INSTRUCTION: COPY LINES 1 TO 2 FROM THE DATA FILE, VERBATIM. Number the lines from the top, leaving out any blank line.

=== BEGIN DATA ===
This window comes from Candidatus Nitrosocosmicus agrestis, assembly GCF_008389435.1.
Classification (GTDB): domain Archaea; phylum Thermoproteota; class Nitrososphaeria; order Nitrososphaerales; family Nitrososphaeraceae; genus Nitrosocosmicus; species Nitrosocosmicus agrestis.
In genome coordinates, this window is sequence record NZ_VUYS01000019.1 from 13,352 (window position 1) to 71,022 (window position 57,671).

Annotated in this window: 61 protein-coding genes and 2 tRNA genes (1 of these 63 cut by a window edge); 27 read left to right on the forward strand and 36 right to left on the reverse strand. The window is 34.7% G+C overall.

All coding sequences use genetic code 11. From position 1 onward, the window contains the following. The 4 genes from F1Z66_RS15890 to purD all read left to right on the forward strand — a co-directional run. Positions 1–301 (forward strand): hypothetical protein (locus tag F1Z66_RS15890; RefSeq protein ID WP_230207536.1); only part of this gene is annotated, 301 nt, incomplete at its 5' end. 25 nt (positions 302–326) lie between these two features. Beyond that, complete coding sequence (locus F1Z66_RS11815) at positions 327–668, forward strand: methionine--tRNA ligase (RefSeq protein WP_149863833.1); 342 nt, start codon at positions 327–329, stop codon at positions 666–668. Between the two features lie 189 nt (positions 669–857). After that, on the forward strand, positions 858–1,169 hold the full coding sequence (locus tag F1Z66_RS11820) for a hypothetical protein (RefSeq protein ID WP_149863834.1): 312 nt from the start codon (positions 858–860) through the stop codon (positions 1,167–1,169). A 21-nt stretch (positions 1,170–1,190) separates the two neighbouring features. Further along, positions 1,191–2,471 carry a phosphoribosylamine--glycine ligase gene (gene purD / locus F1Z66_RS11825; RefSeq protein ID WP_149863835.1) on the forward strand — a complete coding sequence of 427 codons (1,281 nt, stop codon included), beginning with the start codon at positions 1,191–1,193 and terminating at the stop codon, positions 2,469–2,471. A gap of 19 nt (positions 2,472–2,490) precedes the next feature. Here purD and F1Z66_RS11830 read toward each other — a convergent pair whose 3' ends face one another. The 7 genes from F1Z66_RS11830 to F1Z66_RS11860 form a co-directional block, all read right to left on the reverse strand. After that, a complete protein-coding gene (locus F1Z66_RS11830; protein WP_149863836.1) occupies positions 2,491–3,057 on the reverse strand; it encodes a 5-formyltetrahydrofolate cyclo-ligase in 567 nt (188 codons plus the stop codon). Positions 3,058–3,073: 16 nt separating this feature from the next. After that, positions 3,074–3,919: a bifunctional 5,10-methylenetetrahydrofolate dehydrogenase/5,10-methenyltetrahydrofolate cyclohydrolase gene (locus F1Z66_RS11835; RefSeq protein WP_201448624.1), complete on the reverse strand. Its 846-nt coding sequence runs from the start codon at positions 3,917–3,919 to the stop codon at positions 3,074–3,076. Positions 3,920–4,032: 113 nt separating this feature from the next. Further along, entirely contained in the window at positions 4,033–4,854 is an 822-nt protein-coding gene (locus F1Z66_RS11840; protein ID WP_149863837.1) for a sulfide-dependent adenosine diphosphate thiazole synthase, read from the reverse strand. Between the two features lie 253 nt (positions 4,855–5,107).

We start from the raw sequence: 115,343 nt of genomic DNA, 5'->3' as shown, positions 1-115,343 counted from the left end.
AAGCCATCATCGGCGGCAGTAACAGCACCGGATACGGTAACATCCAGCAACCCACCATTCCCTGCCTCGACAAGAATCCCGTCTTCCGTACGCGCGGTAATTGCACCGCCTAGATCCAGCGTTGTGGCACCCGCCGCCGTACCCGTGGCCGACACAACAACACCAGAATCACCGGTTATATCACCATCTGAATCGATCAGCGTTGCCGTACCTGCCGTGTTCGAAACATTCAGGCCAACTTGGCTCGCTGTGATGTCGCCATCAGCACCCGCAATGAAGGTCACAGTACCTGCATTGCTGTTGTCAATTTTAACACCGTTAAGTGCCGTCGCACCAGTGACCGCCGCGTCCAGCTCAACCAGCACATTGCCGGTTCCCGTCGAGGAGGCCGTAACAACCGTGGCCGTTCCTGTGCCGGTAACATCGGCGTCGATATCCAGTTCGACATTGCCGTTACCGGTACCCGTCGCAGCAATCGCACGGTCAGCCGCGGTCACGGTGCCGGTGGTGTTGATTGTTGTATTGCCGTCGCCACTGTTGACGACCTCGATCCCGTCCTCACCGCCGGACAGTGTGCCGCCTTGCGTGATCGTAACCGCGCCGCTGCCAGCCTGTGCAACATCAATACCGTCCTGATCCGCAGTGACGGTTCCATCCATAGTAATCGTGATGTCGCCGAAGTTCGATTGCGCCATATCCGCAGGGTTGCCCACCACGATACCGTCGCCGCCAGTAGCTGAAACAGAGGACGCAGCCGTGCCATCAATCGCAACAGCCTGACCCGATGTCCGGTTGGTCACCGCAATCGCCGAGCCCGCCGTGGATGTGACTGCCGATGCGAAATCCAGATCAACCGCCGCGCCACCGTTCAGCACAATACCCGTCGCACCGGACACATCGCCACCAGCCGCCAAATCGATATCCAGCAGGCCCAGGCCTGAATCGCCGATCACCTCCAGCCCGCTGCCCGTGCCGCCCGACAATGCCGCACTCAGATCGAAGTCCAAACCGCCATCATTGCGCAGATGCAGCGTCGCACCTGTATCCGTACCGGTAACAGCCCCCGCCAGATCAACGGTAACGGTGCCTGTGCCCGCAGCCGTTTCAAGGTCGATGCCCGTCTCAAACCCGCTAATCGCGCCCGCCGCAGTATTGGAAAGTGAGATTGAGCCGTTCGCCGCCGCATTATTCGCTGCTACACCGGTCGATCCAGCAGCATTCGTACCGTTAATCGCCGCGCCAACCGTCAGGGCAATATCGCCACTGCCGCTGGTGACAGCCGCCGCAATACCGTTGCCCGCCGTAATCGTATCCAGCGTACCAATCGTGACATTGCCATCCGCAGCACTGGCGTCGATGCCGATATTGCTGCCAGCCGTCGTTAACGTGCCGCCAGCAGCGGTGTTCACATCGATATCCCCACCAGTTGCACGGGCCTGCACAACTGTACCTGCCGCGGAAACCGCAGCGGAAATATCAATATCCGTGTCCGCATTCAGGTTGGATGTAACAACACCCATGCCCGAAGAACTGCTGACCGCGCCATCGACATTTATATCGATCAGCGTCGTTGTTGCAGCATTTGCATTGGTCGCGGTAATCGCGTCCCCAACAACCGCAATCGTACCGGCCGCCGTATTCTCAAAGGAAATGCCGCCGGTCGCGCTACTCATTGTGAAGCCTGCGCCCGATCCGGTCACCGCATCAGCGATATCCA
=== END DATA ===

This window comes from Candidatus Nitrosocosmicus agrestis, assembly GCF_008389435.1.
Classification (GTDB): domain Archaea; phylum Thermoproteota; class Nitrososphaeria; order Nitrososphaerales; family Nitrososphaeraceae; genus Nitrosocosmicus; species Nitrosocosmicus agrestis.